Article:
Flourescent light fixture not working

I was sold the wrong kind of tube lights at Home Depot. I asked for help and showed them my 32 watt 4 foot fluorescent tube that was burnt out and the guy sold me a 10 pack of LED tube lights.
I tried them in one of the fixtures and of course they did not work and now that fixture doesn't work. The other fixture is working fine. I got 4 brand new fluorescent tubes this morning.
I double checked and the bulbs in the bad fixture are good.
Could the LED bulbs had burnt out something in the fixture?
Thanks for any feedback on this.
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On Monday, October 22, 2018 at 11:02:19 AM UTC-4, snipped-for-privacy@hotmail.com wrote:

I doubt the LEDs had anything to do with damaging the fixture. They draw little power, more likely the fixture had a bad ballast or other problem. Why not replace the whole fixture with an LED one?
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On Monday, October 22, 2018 at 11:11:48 AM UTC-4, trader_4 wrote:

or you could rewire the fixture to work with the LED bulbs, you may have to remove the ballast.
m
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On 10/22/2018 11:18 AM, snipped-for-privacy@yahoo.com wrote:

If your new bulbs are the "ballast bypass" type, you need to remove the ballast and wire power directly to the bulbs. Some bulbs are powered at one end and some are powered H to one end and N to the other end.
As a side note, I just bought some ballast bypass LED tubes that can be powered in any way. I would really like to see the schematic of the inside LED driver to see how they do that, as the external wiring diagram show just about every conceivable wiring configuration.
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In alt.home.repair, on Mon, 22 Oct 2018 08:02:14 -0700 (PDT),

I suppose it didnt' work well before you bought the new light, so did it then not work at all or did it flicker?
Did you put the old bulb back? If it flickered before, did it flicker then?
There is a lesson that applies to much bigger things than hardware: Check what you're sold to make sure it's what you want.
A pharmacy once made an automated call to me to tell me my prescription was ready (as they often had before) and they gave me an antibiotic that I had gotten from them once a year or two ago, but which I had no need for then. The same pharmacy twice sold me atavan, lorezepan, which I needed to get through an MRI, in a dose twice what was ordered. I noticed only after I was verrry sleepy after the second one, and I paid attention** and the third time they sold me the right pill. (3 attempts to get the MRI). **In order to catch them, because I'd swallowed the first two.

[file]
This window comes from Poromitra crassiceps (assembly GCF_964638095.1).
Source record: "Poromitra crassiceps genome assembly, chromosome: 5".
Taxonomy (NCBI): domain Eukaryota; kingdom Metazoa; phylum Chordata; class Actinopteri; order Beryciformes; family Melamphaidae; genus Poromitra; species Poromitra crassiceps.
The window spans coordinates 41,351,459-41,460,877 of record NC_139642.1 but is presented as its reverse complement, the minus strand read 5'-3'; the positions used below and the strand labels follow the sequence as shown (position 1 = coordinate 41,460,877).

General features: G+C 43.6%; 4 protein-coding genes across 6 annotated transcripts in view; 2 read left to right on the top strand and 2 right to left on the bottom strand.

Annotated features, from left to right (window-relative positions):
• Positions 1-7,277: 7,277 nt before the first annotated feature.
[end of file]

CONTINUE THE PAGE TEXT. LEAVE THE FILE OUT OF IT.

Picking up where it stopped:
The antibiotic above came later and its itentity was marked right on the bottle, but the other two pills did't match their bottle. Since then if the pill isn't wrapped at the factory, I look it up online, with google images, to see if its image matches what I'm supposed to take. This isn't easy sometimes because some pills come in as many as 8 shapes/sizes/colors.

But you should also put in the bad bulb to see if it works worse than before putting in the wrong bulb.

I defer to other poeple on this, though my guess is No.

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On 10/22/2018 1:10 PM, micky wrote:

FWIW, there's a good chance anyone wearing an orange vest is a democrat.
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wrote:

What the hell does political affiliation have to do with it? If anything if they lied they must be a republican.
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I can't remember if it flickered or not. I'm pretty sure it was flickering which is why I think putting in the LED light somehow broke the fixture. The other fixture was flickering and the lights were exactly the same age so it makes sense that they were going bad around the same time.

I put new bulbs in but I tested the new bulbs in the other identical fixture and they work in that fixture.

Yes, lesson learned!

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On Monday, October 22, 2018 at 2:31:19 PM UTC-4, snipped-for-privacy@hotmail.com wrote:

I suggested a new LED fixture. Another poster suggested the retrofit LED bulbs where you wire them into the AC, eliminate the ballast. I'd say one of those is your best option. Then the electrical stuff there doesn't matter anymore.